MicroFUN Farm Cove 

        Pakuranga, Auckland, New Zealand

     Long: E 174 53' 39"  Lat: S 36 53' 43" 

                    IAU Obs Code E85

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Farm Cove

Farm Cove Observatory joined the MicroFUN team in 2004 and is known within the  collaboration as MicroFUN Farm Cove. MicroFUN and Andy Gould have been generous supporters of the observatory by supplying the new  telescope and focuser currently used at FCO.
Just recently the
Chungbuk National University in Korea kindly supplied a new observatory dome for FCO.


 MicroFUN Links

Data Arhive 2015
Data Arhive 2014
Data Arhive 2013
Data Arhive 2012
Data Archive 2011
World MicroFUN Teams
Interested in Joining?
NZ Microfun team


FCO 2016 Targets


  Microlensing Follow Up Network (MicroFUN)



 New Zealand

North Island Teams

Farm Cove Observatory

Jennie McCormick

East Auckland


Auckland Observatory

Dr Grant Christie, Tim Natusch & Hayden Ngan.

Central Auckland


Mt Molehill Observatory

Mark Bos

North Auckland


Possum Observatory

John Drummond


Turitea Observatory
Ian Porritt
Palmerston North


...New Discovery...
Terrestrial planet in a ~ 1AU orbit around one member of
a ~ 15AU Binary

NZ astronomers have played an important role in the discovery of an Earth-like planet in a binary star system located 3,000 lys from Earth  At just twice the mass of Earth, the planet (now named OGLE-2013-BLG-0341LBb) orbits one of the stars in the binary system at almost exactly the same distance from which Earth orbits the sun. However, because the planet’s host star is much dimmer than the Sun, the planet is much colder than Earth, a little colder in fact, than Saturn's moon Titan.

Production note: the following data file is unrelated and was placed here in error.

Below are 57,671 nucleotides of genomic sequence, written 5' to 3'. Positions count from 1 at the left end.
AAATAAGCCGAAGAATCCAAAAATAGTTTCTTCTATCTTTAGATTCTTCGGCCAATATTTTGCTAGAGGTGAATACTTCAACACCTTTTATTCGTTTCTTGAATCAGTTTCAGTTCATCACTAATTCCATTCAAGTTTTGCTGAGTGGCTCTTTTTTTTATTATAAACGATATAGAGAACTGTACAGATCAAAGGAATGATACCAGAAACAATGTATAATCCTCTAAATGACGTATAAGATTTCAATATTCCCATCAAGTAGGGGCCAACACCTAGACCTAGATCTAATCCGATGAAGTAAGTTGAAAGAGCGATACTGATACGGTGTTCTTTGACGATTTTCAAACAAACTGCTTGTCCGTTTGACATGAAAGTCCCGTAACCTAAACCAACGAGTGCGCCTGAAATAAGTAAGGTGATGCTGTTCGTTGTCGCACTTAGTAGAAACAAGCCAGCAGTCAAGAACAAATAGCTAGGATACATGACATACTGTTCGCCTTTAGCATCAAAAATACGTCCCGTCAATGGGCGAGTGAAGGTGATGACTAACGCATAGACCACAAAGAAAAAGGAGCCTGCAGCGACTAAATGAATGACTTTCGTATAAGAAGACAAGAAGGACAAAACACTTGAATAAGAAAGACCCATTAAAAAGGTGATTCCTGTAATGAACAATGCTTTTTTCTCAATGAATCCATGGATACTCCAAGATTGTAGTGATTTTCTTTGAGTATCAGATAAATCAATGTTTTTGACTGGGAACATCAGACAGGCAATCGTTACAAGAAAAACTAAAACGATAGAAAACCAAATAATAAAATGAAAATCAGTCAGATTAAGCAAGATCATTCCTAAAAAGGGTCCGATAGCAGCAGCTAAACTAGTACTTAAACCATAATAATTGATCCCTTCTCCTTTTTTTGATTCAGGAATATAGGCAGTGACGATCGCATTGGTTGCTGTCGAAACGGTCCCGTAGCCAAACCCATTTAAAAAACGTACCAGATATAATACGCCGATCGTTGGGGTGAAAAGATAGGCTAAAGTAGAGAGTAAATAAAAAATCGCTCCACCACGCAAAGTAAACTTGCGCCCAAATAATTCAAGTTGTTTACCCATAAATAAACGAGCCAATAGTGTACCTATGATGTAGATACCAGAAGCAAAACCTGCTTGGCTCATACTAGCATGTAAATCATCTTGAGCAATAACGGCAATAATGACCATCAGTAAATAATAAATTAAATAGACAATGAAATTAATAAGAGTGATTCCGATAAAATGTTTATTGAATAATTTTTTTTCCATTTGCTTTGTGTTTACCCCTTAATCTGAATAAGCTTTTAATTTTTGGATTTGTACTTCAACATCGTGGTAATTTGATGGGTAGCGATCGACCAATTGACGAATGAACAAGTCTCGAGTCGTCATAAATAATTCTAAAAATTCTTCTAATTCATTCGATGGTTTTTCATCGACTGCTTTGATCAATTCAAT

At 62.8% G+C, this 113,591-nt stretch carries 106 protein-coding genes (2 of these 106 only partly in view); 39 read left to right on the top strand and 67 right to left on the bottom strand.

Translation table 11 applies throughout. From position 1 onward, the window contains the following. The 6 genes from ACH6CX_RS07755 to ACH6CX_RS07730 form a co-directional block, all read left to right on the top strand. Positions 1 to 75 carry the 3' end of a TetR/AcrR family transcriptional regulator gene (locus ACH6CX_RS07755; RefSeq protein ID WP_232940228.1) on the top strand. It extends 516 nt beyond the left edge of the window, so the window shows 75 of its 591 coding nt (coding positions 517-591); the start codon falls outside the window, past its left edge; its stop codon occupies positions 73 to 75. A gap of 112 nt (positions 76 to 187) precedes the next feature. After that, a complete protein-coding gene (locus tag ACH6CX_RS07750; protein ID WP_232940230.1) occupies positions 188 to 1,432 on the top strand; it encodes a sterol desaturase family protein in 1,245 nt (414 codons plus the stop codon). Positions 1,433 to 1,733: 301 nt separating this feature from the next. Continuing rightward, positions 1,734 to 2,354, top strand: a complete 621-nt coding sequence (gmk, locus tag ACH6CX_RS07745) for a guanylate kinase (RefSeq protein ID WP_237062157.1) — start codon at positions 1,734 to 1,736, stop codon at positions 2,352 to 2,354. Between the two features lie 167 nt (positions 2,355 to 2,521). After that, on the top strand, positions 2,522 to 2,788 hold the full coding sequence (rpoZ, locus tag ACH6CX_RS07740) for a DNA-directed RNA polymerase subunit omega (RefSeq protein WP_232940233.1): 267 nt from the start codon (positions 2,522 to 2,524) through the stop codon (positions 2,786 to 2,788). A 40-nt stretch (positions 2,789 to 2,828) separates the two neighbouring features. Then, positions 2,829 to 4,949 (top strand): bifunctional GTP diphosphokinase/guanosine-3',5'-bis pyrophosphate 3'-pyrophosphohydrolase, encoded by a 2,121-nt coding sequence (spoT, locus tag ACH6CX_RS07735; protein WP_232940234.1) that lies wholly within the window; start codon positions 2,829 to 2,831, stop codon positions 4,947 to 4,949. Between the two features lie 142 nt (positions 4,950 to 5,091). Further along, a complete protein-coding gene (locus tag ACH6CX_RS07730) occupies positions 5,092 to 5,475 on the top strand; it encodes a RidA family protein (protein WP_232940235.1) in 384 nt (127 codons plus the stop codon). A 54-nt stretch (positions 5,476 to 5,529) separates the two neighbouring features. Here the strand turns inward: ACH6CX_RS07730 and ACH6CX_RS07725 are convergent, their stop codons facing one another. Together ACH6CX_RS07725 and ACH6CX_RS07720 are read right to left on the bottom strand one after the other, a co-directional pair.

Farm Cove Observatory, as part of the MicroFun team headed by Andrew Gould professor of astronomy at Ohio State University, contributed data to  this exciting discovery.

Downloadable Info

Science Paper
Microfun release
FCO illustrated A3 poster

Stardome press release OB-2013-BLG-0341LBb graphic image




MicroFUN is an informal consortium of observers from 5 continents, both professional and amateur, dedicated to photometric monitoring of interesting microlensing events in the Galactic Bulge.

The MicroFUN observing season runs from May through September each year when the Galactic Bulge is visible in the night sky. Because the Bulge is at RA=18h Dec=–30, most of the sites are in the Southern Hemisphere, or at relatively low northern latitudes (at or just below 30 North latitude).

 In New Zealand, the Galactic Bulge runs high overhead during the winter months.


The collaboration is led from The Ohio State University Astronomy Department and is headed by Professor Andrew Gould.  The primary scientific objective of this group is to observe high-magnification microlensing events that give the best potential for detecting extra-solar planets orbiting distant stars.

  Pictures of Interest
A Terrestrial Planet in a ~ 1AU Orbit Around one Member of  a ~ 15AU Binary
Artist impression of
OGLE-2013-BLG-0341LBb by Professor Cheongho Han at Chungbuk National University Korea.
Artist Impression OGLE-2005-BLG-071 Courtesy MicroFUN Artist Impression OGLE-2006-BLG-109 Courtesy John McCormick
  Published Planet Discoveries

2x Earth Mass Planet in Binary Star System


3x Jupiter Mass Planet


Neptune Mass Planet

NZ Herald -  May 26, 2005


Jupiter and Saturn Analogue

Editorial Cartoon of the NZ Parliament building following the press release announcing the discovery of



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